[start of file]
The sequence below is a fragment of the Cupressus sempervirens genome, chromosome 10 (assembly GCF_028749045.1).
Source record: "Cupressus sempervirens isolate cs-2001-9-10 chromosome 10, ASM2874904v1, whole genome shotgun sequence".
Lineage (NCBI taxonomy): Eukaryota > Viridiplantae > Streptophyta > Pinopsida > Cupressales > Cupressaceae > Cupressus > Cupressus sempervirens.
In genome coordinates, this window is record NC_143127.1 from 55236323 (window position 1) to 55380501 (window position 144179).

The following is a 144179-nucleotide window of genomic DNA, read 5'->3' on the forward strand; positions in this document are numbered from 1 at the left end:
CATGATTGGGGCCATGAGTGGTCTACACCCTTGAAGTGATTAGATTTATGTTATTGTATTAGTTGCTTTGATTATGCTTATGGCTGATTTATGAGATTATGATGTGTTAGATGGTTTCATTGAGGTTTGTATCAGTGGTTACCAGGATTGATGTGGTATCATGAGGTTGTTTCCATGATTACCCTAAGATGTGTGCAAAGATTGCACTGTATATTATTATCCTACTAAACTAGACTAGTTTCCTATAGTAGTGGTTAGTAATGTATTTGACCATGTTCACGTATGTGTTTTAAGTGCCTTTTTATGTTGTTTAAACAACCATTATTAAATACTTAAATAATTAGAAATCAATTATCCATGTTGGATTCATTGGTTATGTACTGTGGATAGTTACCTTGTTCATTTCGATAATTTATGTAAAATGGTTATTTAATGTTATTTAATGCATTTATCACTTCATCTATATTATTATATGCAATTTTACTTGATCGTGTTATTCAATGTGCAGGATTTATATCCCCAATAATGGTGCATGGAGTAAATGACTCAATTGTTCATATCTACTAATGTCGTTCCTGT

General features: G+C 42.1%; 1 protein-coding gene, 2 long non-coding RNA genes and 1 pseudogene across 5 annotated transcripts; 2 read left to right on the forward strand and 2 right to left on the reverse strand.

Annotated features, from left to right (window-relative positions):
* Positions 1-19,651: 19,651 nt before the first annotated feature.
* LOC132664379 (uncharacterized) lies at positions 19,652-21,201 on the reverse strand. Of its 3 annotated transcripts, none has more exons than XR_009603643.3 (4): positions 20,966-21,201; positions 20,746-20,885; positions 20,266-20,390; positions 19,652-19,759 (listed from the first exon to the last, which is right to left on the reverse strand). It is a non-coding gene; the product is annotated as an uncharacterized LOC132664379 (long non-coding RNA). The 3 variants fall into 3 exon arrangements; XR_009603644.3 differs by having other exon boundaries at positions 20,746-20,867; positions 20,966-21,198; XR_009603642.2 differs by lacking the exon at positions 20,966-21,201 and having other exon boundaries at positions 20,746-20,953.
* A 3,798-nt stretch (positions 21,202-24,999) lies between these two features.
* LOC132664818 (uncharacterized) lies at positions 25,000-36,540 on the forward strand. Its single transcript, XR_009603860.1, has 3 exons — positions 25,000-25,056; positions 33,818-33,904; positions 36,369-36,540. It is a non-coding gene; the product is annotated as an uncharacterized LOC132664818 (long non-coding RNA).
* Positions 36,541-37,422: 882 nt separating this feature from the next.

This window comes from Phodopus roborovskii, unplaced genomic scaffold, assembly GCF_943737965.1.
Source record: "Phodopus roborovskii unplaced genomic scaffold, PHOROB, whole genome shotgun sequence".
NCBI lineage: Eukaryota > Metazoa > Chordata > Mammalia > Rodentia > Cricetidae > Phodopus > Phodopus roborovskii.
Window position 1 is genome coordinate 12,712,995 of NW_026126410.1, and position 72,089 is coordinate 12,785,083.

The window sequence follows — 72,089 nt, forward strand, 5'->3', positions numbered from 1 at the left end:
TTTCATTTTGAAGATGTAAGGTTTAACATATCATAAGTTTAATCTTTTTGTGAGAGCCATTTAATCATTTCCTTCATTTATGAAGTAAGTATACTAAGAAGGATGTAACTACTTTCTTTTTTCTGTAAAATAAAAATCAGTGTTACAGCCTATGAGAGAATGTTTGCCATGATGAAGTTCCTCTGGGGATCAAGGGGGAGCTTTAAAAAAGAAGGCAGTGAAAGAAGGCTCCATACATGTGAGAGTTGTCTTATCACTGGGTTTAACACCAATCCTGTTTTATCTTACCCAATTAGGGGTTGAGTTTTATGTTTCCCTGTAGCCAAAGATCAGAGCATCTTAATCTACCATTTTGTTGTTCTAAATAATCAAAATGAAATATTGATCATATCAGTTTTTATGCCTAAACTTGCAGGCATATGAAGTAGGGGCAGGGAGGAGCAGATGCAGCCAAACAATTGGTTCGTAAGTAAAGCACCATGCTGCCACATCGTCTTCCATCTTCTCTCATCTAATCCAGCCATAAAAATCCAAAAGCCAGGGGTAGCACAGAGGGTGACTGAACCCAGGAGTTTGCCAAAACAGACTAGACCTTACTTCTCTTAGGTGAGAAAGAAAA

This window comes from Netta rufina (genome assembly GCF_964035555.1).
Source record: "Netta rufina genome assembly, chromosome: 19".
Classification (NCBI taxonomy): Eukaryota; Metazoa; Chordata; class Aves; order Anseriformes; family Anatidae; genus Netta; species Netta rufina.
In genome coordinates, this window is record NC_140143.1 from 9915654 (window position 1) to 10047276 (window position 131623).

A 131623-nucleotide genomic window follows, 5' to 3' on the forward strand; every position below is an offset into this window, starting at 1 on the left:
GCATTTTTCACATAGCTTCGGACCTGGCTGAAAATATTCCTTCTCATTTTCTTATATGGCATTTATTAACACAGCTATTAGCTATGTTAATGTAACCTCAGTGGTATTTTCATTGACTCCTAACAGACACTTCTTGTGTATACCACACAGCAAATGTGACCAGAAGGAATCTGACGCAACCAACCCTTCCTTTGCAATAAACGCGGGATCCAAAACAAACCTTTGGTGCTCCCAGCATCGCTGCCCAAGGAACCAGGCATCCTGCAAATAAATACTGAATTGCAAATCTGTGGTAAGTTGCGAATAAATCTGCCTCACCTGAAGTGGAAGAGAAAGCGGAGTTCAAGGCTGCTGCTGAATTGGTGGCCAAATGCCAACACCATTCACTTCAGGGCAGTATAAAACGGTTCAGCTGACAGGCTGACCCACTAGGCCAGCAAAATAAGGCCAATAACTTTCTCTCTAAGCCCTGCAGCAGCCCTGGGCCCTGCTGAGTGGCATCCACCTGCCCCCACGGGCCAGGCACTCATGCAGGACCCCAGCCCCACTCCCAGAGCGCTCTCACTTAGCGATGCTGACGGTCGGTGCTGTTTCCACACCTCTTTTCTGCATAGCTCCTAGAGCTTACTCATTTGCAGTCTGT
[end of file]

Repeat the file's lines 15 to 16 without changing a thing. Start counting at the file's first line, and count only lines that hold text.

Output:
Source record: "Phodopus roborovskii unplaced genomic scaffold, PHOROB, whole genome shotgun sequence".
NCBI lineage: Eukaryota > Metazoa > Chordata > Mammalia > Rodentia > Cricetidae > Phodopus > Phodopus roborovskii.